Totem Talk

Working With The Animal Totems

An Altar to Artemis


By: Thomas Moore;

Spirituality & Health Magazine,

Issue: 2012 November-December


The Greeks built temples and altars to gods and goddesses that today we might sense deep within our world or even within ourselves. One that particularly appeals to me is Artemis, known by the Romans as Diana. She’s the one pictured with a drawn bow in her hands, at home in the wild and hushed depths of the forest. You can find her there today, if you can get far enough from civilization to feel the purity and untouched, pristine green freshness of nature. In a very quiet moment, you might sense that same unspoiled innocence within yourself.

Artemis wants little to do with civilization and society. Scholars trace her to an ancient figure called The Lady of the Beasts, and she seems more comfortable in the company of animals than that of people. Stories describe her as being virginal, close to children and young people, especially girls still innocent.

She was virginal not just in a literal sense but in the quality of all her interactions. She was touchy about her privacy and didn’t want to be too closely identified with another person, especially a man. She was tall and lean and could be aggressive in preserving her integrity. The priestess of Artemis, who kept the temple keys and treasures, was called Melissa, the bee—a hard worker with a stinger. A bee does its work in a field and then leaves it virginal, with no sign that an intruder has interfered. Melissa also is linked to honey, a nectar we still associate with purity and health.

You probably know Artemis-like men and women, who like to be in nature, require that everything be natural, prefer the single life, insist on their individuality, have a special affection for animals, are self-employed, and like to run. It’s good to have an archetypal image like Artemis in mind so you don’t judge her values as antisocial or immature. She represents a kind of immaturity that is natural and legitimate.

I’ve always felt like an Artemis man. I’m not woodsy and I don’t enjoy camping and I’ve never been a runner, but in subtle ways I feel at home in her virginal, private world. I like to think for myself and go out of the way not to be influenced by my culture’s ideas and language. I enjoy being alone, and the few times in my life I had an ordinary job, it’s been a disaster. For the past 14 years, I’ve written all my books in the company of a dog, who sits under my desk and is one of the animals closely connected to Artemis. Others are deer and bears.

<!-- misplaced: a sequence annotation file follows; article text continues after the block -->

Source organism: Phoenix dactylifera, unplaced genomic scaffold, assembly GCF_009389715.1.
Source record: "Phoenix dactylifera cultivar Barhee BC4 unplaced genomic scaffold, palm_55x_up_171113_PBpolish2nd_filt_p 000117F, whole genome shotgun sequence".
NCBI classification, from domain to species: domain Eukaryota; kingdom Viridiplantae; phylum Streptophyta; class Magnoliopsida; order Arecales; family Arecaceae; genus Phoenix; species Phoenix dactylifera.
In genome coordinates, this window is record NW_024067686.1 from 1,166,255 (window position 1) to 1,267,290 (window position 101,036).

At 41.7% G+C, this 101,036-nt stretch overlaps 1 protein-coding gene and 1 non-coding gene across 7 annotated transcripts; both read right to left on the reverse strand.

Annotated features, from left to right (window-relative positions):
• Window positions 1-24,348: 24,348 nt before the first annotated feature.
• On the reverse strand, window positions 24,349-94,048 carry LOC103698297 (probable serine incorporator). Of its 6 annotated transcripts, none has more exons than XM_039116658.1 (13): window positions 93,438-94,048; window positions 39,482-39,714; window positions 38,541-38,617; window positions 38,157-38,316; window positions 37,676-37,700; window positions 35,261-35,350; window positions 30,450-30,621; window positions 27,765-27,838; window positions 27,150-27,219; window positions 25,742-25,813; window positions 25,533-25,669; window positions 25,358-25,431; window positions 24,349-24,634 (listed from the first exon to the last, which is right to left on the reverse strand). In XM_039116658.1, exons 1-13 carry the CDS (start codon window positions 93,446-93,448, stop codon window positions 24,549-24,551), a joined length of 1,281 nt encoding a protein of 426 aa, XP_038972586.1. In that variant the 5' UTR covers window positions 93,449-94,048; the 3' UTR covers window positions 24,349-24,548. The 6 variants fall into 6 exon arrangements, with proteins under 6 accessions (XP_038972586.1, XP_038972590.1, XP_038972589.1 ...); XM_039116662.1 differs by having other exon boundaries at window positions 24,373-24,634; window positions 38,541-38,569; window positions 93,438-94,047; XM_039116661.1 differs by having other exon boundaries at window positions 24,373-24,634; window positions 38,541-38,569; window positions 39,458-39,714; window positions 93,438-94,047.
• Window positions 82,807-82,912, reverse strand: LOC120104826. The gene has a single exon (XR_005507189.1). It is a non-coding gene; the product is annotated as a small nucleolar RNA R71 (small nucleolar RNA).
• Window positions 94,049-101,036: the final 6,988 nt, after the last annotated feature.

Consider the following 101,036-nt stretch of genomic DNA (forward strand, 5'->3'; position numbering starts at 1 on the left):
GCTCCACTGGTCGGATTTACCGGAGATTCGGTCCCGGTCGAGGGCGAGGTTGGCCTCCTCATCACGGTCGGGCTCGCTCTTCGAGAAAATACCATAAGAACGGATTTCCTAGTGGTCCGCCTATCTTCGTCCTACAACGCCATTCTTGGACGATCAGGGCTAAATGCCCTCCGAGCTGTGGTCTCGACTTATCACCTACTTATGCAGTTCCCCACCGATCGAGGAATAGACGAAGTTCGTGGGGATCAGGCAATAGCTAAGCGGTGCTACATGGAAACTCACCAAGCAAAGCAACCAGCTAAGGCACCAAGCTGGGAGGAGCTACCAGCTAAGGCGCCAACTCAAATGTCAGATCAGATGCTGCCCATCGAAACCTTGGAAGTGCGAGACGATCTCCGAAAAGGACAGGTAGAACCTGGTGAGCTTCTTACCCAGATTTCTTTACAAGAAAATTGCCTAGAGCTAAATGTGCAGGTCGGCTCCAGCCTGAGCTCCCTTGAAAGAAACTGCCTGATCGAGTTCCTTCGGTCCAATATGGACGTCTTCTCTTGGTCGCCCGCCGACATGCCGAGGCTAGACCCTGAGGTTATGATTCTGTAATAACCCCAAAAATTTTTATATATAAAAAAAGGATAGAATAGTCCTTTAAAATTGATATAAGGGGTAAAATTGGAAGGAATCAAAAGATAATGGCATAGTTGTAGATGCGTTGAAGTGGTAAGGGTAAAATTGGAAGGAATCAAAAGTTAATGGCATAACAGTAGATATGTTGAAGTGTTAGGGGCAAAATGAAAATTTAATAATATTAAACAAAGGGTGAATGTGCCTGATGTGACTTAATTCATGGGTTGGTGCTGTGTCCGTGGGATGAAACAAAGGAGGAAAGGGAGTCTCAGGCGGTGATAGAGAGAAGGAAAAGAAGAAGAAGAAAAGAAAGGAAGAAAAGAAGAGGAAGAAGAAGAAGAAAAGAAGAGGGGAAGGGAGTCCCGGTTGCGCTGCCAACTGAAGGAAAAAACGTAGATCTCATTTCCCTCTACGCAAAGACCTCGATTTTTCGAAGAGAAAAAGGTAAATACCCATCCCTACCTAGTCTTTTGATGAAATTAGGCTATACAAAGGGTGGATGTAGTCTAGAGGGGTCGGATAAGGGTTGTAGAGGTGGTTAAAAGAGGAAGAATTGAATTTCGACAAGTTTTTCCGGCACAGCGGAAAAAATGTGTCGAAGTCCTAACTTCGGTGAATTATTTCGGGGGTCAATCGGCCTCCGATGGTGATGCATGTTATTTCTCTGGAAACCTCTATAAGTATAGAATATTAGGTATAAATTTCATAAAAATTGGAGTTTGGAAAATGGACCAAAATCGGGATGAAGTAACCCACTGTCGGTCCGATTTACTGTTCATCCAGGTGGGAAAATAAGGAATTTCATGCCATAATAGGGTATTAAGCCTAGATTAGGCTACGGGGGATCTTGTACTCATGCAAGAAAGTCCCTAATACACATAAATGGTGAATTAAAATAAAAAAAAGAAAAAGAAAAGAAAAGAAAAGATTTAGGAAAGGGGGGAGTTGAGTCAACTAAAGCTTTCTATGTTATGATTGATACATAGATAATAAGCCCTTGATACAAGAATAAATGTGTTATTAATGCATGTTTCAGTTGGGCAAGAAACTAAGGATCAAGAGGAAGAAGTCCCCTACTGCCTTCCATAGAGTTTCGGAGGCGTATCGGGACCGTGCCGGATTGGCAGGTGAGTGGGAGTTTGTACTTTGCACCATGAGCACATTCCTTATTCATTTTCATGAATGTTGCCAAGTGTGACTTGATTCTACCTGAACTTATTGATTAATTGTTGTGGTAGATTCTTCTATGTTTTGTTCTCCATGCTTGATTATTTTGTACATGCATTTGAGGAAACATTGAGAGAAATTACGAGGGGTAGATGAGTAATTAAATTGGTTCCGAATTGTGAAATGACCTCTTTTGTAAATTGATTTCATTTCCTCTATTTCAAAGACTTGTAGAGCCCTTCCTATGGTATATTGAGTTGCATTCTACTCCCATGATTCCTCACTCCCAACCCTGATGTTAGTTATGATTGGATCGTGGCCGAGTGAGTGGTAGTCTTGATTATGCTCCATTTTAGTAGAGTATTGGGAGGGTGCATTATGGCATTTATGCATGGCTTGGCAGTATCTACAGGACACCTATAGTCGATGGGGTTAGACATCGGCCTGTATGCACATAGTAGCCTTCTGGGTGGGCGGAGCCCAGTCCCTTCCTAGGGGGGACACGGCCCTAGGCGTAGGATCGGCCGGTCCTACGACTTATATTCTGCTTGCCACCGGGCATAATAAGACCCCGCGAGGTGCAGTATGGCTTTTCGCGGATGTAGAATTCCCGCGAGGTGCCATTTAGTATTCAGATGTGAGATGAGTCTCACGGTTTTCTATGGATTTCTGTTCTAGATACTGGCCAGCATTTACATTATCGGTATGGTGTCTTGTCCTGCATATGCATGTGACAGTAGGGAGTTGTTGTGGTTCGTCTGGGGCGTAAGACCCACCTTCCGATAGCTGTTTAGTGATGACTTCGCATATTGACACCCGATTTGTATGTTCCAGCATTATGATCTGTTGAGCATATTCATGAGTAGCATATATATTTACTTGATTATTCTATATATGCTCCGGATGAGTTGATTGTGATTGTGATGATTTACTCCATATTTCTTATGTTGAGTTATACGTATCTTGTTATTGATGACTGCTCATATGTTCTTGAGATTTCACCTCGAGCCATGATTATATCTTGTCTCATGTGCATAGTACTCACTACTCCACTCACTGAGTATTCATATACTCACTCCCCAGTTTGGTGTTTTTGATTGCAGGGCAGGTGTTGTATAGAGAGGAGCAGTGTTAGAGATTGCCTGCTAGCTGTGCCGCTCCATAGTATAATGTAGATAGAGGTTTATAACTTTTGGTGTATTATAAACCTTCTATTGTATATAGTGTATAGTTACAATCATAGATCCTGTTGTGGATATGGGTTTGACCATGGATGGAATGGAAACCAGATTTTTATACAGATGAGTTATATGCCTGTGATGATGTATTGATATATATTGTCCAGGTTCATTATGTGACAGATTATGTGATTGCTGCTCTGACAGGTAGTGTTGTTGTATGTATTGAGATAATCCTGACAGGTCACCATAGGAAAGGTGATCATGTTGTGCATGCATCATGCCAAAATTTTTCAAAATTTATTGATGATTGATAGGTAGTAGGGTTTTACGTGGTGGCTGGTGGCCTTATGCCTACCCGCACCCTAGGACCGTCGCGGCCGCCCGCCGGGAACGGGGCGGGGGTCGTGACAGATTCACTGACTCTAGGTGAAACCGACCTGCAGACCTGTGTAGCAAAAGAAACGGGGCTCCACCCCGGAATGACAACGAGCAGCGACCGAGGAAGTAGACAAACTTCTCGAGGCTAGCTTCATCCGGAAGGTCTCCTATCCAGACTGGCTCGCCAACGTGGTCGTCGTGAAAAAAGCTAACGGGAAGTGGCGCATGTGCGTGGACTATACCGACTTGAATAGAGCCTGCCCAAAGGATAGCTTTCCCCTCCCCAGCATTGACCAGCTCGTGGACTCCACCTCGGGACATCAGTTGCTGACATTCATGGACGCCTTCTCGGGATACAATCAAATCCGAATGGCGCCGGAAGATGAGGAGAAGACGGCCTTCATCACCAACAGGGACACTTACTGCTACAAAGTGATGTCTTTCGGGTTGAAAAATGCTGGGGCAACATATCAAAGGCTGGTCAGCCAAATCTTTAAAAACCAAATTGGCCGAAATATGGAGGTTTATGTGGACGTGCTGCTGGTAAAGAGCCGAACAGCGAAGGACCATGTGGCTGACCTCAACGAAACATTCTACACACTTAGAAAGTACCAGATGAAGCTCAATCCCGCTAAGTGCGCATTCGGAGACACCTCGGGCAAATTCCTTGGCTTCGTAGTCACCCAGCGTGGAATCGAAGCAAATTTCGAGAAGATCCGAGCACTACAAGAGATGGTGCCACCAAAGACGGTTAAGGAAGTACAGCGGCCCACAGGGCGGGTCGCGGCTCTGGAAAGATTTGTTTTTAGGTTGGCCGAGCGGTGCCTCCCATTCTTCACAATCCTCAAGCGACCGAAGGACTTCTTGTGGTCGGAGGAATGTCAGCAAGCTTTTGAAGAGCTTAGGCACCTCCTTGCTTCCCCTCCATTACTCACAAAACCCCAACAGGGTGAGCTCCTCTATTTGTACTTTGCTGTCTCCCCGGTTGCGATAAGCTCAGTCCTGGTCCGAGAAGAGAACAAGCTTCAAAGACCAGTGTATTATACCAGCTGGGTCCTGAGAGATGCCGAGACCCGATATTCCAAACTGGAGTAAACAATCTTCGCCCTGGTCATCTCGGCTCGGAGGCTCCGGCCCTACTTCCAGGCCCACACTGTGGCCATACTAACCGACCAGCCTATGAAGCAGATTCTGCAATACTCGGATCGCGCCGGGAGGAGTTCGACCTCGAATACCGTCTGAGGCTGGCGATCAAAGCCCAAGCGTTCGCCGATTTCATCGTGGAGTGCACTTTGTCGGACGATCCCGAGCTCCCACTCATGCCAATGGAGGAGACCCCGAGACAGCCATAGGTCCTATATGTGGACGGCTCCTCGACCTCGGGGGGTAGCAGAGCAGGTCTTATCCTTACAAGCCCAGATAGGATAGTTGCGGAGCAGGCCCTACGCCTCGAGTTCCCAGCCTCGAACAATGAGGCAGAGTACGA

Marriage doesn’t come easily to me, but fortunately I married a woman who has a lot of Artemis in her. We appreciate this special spirit in each other. We don’t retreat from life, and yet the Diana spirit is strong in everything we do. To her devotees Artemis brings a definite quality of self-reliance, natural beauty, attention to landscape and gardens, emotional reserve, and originality.

An old hymn to Artemis says that she rarely goes to town. We could take that simple phrase as a rule of life preserving a precious aspect of our being. There’s a “forest” in us, a place of inner retreat and refreshment, a virginal and private inner hideout of vast importance to the soul. It’s resistant to the media and the opinions of others and is slow to show itself and be exposed.

You could build an altar to Artemis by resisting society’s well-intentioned methods of health and education and trust your natural instincts and intuitions. Home schooling and natural remedies may have Artemis in them. You could keep your childhood innocence alive and in play. You might keep a jar of honey handy to be reminded of this goddess and her rites and blessings. You could read the stories of the followers of Artemis: Daphne, Actaeon, Hippolytos, Atalanta, and Britomartis. Each offers a slightly different way to embody this goddess in daily life.

If you need to connect with your Artemis nature, you could take a walk far into the woods or go to your favorite natural retreat, say no to pressure from commercial advertisements, take up archery, or study a bee doing his work and then emulate him. You could go your own way and be testy, if necessary, in preserving your own tastes and inclinations. You could trust your intuitions and originality and keep your youth close at hand. There is a goddess who will smile and offer her blessing when you stand up for your way of life and your quirky style

Views: 380

Replies to This Discussion

Interesting article! Thank you for sharing. I see a lot of myself in this!

Hi Sharon, 

Glad you enjoyed it! I have lots of past life memories of being a priestess in the temples of Artemis, and her spirit flows through the viens of my spiritual heart and core being. I'm not surprised that you find a lot of yourself in her reflections. :-) <3

Sharon, 

I put this video together a few years ago to honor my connection with the great goddess also known as Diana.  I have had a number of life transforming "encounters" with the spirit of Diana over the years. She is a woman of few words and big energy. 

Hail to the Great Goddess known both as Artemis and also as Diana. 

RSS

© 2017   Created by Terri Benning.   Powered by

Badges  |  Report an Issue  |  Terms of Service